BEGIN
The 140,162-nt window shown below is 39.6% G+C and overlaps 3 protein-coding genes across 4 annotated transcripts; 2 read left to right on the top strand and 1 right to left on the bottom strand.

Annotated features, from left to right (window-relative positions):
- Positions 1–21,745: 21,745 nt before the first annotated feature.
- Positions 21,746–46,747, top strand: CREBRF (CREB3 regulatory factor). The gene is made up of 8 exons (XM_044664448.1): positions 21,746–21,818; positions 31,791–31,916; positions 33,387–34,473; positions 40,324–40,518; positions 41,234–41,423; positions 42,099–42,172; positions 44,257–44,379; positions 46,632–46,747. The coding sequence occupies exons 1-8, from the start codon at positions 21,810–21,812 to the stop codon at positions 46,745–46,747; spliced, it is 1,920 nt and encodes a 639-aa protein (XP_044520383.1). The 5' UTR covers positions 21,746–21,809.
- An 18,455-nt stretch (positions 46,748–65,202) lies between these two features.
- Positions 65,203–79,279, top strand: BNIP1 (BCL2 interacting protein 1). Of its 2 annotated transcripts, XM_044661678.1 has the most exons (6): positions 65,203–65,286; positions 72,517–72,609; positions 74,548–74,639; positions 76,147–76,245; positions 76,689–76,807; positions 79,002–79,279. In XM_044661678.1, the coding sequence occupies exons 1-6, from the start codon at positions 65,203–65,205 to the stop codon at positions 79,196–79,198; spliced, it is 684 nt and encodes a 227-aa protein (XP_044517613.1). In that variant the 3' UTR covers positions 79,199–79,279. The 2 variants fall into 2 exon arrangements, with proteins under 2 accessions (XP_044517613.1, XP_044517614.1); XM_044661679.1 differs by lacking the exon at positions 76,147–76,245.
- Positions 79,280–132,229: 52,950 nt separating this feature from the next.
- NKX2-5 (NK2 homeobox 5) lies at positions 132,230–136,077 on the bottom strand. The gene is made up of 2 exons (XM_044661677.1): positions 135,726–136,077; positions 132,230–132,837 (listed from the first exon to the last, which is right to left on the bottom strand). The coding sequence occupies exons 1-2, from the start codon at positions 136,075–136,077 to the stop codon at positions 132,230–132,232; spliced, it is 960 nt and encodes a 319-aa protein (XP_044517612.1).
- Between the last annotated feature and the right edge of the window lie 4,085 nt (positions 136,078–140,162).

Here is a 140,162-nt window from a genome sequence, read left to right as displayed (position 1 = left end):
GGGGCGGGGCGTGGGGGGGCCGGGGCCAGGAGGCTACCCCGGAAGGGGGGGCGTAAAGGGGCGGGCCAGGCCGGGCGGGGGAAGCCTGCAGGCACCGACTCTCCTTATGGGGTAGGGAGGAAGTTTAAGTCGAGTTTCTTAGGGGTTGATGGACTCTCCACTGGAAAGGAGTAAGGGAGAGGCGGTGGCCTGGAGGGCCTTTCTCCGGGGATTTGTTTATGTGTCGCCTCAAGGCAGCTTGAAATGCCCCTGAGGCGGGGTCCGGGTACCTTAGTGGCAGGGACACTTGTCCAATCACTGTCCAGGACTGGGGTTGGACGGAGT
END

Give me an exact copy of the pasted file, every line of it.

The 140,162-nt window shown below is 39.6% G+C and overlaps 3 protein-coding genes across 4 annotated transcripts; 2 read left to right on the top strand and 1 right to left on the bottom strand.

Annotated features, from left to right (window-relative positions):
- Positions 1–21,745: 21,745 nt before the first annotated feature.
- Positions 21,746–46,747, top strand: CREBRF (CREB3 regulatory factor). The gene is made up of 8 exons (XM_044664448.1): positions 21,746–21,818; positions 31,791–31,916; positions 33,387–34,473; positions 40,324–40,518; positions 41,234–41,423; positions 42,099–42,172; positions 44,257–44,379; positions 46,632–46,747. The coding sequence occupies exons 1-8, from the start codon at positions 21,810–21,812 to the stop codon at positions 46,745–46,747; spliced, it is 1,920 nt and encodes a 639-aa protein (XP_044520383.1). The 5' UTR covers positions 21,746–21,809.
- An 18,455-nt stretch (positions 46,748–65,202) lies between these two features.
- Positions 65,203–79,279, top strand: BNIP1 (BCL2 interacting protein 1). Of its 2 annotated transcripts, XM_044661678.1 has the most exons (6): positions 65,203–65,286; positions 72,517–72,609; positions 74,548–74,639; positions 76,147–76,245; positions 76,689–76,807; positions 79,002–79,279. In XM_044661678.1, the coding sequence occupies exons 1-6, from the start codon at positions 65,203–65,205 to the stop codon at positions 79,196–79,198; spliced, it is 684 nt and encodes a 227-aa protein (XP_044517613.1). In that variant the 3' UTR covers positions 79,199–79,279. The 2 variants fall into 2 exon arrangements, with proteins under 2 accessions (XP_044517613.1, XP_044517614.1); XM_044661679.1 differs by lacking the exon at positions 76,147–76,245.
- Positions 79,280–132,229: 52,950 nt separating this feature from the next.
- NKX2-5 (NK2 homeobox 5) lies at positions 132,230–136,077 on the bottom strand. The gene is made up of 2 exons (XM_044661677.1): positions 135,726–136,077; positions 132,230–132,837 (listed from the first exon to the last, which is right to left on the bottom strand). The coding sequence occupies exons 1-2, from the start codon at positions 136,075–136,077 to the stop codon at positions 132,230–132,232; spliced, it is 960 nt and encodes a 319-aa protein (XP_044517612.1).
- Between the last annotated feature and the right edge of the window lie 4,085 nt (positions 136,078–140,162).

Here is a 140,162-nt window from a genome sequence, read left to right as displayed (position 1 = left end):
GGGGCGGGGCGTGGGGGGGCCGGGGCCAGGAGGCTACCCCGGAAGGGGGGGCGTAAAGGGGCGGGCCAGGCCGGGCGGGGGAAGCCTGCAGGCACCGACTCTCCTTATGGGGTAGGGAGGAAGTTTAAGTCGAGTTTCTTAGGGGTTGATGGACTCTCCACTGGAAAGGAGTAAGGGAGAGGCGGTGGCCTGGAGGGCCTTTCTCCGGGGATTTGTTTATGTGTCGCCTCAAGGCAGCTTGAAATGCCCCTGAGGCGGGGTCCGGGTACCTTAGTGGCAGGGACACTTGTCCAATCACTGTCCAGGACTGGGGTTGGACGGAGT